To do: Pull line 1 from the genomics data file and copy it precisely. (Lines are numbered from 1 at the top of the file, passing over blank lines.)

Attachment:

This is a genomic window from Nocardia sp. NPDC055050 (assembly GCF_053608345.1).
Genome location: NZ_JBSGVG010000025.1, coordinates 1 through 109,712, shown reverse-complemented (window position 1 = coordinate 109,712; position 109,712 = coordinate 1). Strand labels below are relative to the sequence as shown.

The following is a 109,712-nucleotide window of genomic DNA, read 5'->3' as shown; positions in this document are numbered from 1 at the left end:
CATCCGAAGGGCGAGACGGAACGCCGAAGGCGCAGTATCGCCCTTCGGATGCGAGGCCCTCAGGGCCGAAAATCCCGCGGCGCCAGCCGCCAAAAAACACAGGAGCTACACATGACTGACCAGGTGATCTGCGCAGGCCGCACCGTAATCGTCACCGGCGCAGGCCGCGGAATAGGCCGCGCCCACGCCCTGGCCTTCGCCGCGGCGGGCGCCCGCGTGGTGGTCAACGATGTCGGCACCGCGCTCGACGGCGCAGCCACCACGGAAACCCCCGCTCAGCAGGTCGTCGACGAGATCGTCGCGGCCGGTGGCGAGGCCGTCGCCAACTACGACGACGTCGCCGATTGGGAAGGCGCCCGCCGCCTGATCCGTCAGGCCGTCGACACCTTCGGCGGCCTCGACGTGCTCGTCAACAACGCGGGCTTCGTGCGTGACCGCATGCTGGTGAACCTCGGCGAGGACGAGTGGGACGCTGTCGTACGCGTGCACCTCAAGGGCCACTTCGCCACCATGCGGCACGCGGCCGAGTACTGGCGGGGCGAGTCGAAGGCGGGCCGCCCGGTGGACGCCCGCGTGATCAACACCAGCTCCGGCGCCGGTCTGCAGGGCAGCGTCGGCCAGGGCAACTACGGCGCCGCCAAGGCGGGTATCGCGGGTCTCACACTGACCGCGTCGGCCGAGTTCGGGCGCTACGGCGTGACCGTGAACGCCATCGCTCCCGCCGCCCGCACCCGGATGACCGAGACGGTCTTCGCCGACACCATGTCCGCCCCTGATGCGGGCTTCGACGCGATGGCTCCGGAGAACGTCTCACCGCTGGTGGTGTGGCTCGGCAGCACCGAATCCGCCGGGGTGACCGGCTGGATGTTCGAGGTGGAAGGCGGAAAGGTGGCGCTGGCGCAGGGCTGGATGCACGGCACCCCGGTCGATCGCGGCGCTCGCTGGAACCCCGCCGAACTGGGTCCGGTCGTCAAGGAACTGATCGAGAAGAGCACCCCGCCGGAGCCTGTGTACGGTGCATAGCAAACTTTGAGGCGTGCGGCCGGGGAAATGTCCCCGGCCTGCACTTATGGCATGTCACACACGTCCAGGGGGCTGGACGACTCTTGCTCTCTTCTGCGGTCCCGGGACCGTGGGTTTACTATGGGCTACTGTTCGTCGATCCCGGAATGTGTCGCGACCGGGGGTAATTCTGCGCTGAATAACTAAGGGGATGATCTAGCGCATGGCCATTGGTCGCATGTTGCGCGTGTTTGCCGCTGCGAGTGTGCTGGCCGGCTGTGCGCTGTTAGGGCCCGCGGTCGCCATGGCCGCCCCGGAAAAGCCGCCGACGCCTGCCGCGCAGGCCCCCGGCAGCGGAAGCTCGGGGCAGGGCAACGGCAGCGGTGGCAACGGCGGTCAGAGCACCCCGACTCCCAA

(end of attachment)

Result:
This is a genomic window from Nocardia sp. NPDC055050 (assembly GCF_053608345.1).